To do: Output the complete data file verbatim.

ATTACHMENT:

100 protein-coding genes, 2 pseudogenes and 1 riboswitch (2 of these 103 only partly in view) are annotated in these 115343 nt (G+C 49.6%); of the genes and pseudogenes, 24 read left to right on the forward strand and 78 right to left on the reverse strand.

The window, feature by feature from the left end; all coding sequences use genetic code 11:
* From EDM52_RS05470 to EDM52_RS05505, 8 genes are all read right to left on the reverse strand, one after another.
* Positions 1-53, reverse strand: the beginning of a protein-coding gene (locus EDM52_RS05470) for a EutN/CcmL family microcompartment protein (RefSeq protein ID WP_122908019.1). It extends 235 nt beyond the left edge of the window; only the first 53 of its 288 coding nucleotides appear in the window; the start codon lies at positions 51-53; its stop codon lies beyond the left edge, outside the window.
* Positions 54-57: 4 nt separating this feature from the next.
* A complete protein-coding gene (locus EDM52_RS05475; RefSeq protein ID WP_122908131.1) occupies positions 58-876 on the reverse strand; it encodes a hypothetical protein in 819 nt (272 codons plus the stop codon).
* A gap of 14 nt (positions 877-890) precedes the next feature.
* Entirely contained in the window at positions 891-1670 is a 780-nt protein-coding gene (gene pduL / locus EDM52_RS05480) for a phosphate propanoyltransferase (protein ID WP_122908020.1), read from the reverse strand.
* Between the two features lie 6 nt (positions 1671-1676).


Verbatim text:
100 protein-coding genes, 2 pseudogenes and 1 riboswitch (2 of these 103 only partly in view) are annotated in these 115343 nt (G+C 49.6%); of the genes and pseudogenes, 24 read left to right on the forward strand and 78 right to left on the reverse strand.

The window, feature by feature from the left end; all coding sequences use genetic code 11:
* From EDM52_RS05470 to EDM52_RS05505, 8 genes are all read right to left on the reverse strand, one after another.
* Positions 1-53, reverse strand: the beginning of a protein-coding gene (locus EDM52_RS05470) for a EutN/CcmL family microcompartment protein (RefSeq protein ID WP_122908019.1). It extends 235 nt beyond the left edge of the window; only the first 53 of its 288 coding nucleotides appear in the window; the start codon lies at positions 51-53; its stop codon lies beyond the left edge, outside the window.
* Positions 54-57: 4 nt separating this feature from the next.
* A complete protein-coding gene (locus EDM52_RS05475; RefSeq protein ID WP_122908131.1) occupies positions 58-876 on the reverse strand; it encodes a hypothetical protein in 819 nt (272 codons plus the stop codon).
* A gap of 14 nt (positions 877-890) precedes the next feature.
* Entirely contained in the window at positions 891-1670 is a 780-nt protein-coding gene (gene pduL / locus EDM52_RS05480) for a phosphate propanoyltransferase (protein ID WP_122908020.1), read from the reverse strand.
* Between the two features lie 6 nt (positions 1671-1676).